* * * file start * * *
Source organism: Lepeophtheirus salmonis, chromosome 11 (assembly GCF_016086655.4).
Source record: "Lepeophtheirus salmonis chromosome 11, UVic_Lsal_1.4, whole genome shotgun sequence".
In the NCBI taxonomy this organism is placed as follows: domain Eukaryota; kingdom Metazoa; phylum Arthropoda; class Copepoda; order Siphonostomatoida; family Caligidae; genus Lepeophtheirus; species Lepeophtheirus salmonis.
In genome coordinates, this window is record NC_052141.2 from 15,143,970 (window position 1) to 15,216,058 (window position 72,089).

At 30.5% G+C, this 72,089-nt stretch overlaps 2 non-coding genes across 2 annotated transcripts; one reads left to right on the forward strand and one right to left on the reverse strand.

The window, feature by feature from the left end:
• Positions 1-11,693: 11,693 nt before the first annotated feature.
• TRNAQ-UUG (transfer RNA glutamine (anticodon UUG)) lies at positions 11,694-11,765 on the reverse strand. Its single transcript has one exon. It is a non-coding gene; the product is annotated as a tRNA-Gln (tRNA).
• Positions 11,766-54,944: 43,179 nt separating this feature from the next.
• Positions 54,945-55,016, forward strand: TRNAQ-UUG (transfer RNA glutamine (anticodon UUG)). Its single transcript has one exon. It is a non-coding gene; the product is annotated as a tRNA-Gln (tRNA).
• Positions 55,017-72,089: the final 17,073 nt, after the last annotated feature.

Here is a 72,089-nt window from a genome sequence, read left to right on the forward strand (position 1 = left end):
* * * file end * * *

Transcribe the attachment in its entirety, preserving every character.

Source organism: Lepeophtheirus salmonis, chromosome 11 (assembly GCF_016086655.4).
Source record: "Lepeophtheirus salmonis chromosome 11, UVic_Lsal_1.4, whole genome shotgun sequence".
In the NCBI taxonomy this organism is placed as follows: domain Eukaryota; kingdom Metazoa; phylum Arthropoda; class Copepoda; order Siphonostomatoida; family Caligidae; genus Lepeophtheirus; species Lepeophtheirus salmonis.
In genome coordinates, this window is record NC_052141.2 from 15,143,970 (window position 1) to 15,216,058 (window position 72,089).

At 30.5% G+C, this 72,089-nt stretch overlaps 2 non-coding genes across 2 annotated transcripts; one reads left to right on the forward strand and one right to left on the reverse strand.

The window, feature by feature from the left end:
• Positions 1-11,693: 11,693 nt before the first annotated feature.
• TRNAQ-UUG (transfer RNA glutamine (anticodon UUG)) lies at positions 11,694-11,765 on the reverse strand. Its single transcript has one exon. It is a non-coding gene; the product is annotated as a tRNA-Gln (tRNA).
• Positions 11,766-54,944: 43,179 nt separating this feature from the next.
• Positions 54,945-55,016, forward strand: TRNAQ-UUG (transfer RNA glutamine (anticodon UUG)). Its single transcript has one exon. It is a non-coding gene; the product is annotated as a tRNA-Gln (tRNA).
• Positions 55,017-72,089: the final 17,073 nt, after the last annotated feature.

Here is a 72,089-nt window from a genome sequence, read left to right on the forward strand (position 1 = left end):